“But we have to wait 40 to 50 years until those college athletes are in their 60s and 70s to study them and know the outcome,” Dr. Cullum said. “That’s going to be a long wait. We need researchers now to start collecting this information as part of their routine studies. Until we have more detail, all we can look at are correlations.”

About this neuroscience research article

Dr. Cullum is Professor of Psychiatry, Neurology & Neurotherapeutics, and Neurological Surgery who holds the Pam Blumenthal Distinguished Professorship in Clinical Psychology. He collaborated on the study with Jeff Schaffert, a doctoral student in the Clinical Psychology Program at UT Southwestern, in addition to other UT Southwestern investigators.

Funding: The research was supported in part by UT Southwestern’s Alzheimer’s Disease Center and the Texas Alzheimer’s Research and Care Consortium, a Darrell K Royal Texas Alzheimer’s Initiative. The study analyzed cases from the National Alzheimer’s Coordinating Center’s database, funded by the National Institutes of Health.

Source: James Beltran – UT Southwestern
Publisher: Organized by
Image Source: image in credited to NIH/NIA.
Original Research: Abstract in Neuropsychology.

Cite This Article

[cbtabs][cbtab title=”MLA”]UT Southwestern “Brain Injury May Boost Risk of Early Onset Alzheimer’s.” NeuroscienceNews. NeuroscienceNews, 1 March 2018.
<>.[/cbtab][cbtab title=”APA”]UT Southwestern (2018, March 1). Brain Injury May Boost Risk of Early Onset Alzheimer’s. NeuroscienceNews. Retrieved March 1, 2018 from[/cbtab][cbtab title=”Chicago”]UT Southwestern “Brain Injury May Boost Risk of Early Onset Alzheimer’s.” (accessed March 1, 2018).[/cbtab][/cbtabs]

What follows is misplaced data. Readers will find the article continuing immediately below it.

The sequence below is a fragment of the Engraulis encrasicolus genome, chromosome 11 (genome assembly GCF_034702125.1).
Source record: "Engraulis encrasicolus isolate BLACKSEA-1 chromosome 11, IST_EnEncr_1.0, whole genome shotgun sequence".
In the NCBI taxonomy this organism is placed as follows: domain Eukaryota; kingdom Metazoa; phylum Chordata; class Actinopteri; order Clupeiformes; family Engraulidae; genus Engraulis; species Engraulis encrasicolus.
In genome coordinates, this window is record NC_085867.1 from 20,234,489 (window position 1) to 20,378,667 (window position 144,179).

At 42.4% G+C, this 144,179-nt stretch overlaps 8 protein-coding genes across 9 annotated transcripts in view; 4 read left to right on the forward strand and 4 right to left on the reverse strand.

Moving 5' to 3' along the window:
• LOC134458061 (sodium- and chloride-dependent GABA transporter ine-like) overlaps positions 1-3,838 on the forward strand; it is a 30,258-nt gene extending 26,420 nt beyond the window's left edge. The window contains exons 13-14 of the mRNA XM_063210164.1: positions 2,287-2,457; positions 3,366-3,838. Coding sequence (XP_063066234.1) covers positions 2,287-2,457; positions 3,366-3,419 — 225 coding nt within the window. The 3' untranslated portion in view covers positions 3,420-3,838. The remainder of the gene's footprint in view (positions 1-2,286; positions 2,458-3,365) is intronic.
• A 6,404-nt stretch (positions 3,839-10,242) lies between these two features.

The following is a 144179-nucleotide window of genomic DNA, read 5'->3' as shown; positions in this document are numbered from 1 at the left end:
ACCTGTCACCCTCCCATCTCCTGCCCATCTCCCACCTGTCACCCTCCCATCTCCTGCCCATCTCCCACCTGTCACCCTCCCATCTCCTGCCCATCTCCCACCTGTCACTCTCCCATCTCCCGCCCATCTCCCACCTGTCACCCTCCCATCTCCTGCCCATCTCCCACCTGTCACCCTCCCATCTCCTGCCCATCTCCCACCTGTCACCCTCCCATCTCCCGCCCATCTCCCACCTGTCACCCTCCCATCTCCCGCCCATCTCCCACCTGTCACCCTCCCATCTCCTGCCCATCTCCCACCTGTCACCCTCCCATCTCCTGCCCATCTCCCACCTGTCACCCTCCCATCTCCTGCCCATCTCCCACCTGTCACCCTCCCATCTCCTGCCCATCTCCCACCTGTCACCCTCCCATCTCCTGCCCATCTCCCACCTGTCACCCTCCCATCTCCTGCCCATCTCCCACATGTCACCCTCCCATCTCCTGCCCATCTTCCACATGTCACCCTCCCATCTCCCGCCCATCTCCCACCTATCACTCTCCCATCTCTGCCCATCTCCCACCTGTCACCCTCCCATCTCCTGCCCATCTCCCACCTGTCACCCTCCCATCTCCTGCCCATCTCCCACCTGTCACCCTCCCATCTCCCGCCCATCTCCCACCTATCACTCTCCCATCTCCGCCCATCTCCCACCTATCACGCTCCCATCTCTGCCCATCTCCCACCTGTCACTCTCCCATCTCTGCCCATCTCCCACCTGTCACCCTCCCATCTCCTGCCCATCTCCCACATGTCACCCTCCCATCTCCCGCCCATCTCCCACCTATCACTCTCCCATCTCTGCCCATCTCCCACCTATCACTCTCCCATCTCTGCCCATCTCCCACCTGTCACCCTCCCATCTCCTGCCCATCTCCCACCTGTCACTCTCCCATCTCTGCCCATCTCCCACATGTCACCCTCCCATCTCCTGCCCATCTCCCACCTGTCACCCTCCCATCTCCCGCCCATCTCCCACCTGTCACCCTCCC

Traumatic Brain Injury History Is Associated With an Earlier Age of Dementia Onset in Autopsy-Confirmed Alzheimer’s Disease

Objective: To evaluate whether a history of traumatic brain injury (TBI) with reported loss of consciousness (LOC) is a risk factor for earlier onset of Alzheimer’s disease (AD) in an autopsy-confirmed sample.

Method: Data from 2,133 participants with autopsy-confirmed AD (i.e., at least Braak neurofibrillary tangle stages III to VI and CERAD neuritic plaque score moderate to frequent) were obtained from the National Alzheimer’s Coordinating Center (NACC). Participants were categorized by presence/absence of self-reported remote (i.e., >1 year prior to their first Alzheimer’s Disease Center visit) history of TBI with LOC (TBI+ vs. TBI−). Analyses of Covariance (ANCOVA) controlling for sex, education, and race compared groups on clinician-estimated age of symptom onset and age of diagnosis.

Results: Average age of onset was 2.34 years earlier (p = .01) for the TBI+ group (n = 194) versus the TBI− group (n = 1900). Dementia was diagnosed on average 2.83 years earlier (p = .002) in the TBI+ group (n = 197) versus the TBI− group (n = 1936). Using more stringent neuropathological criteria (i.e., Braak stages V-VI and CERAD frequent), both age of AD onset and diagnosis were 3.6 years earlier in the TBI+ group (both p’s < .001).

Conclusions: History of TBI with reported LOC appears to be a risk factor for earlier AD onset. This is the first study to use autopsy-confirmed cases, supporting previous investigations that used clinical criteria for the diagnosis of AD. Further investigation as to possible underlying mechanisms of association is needed.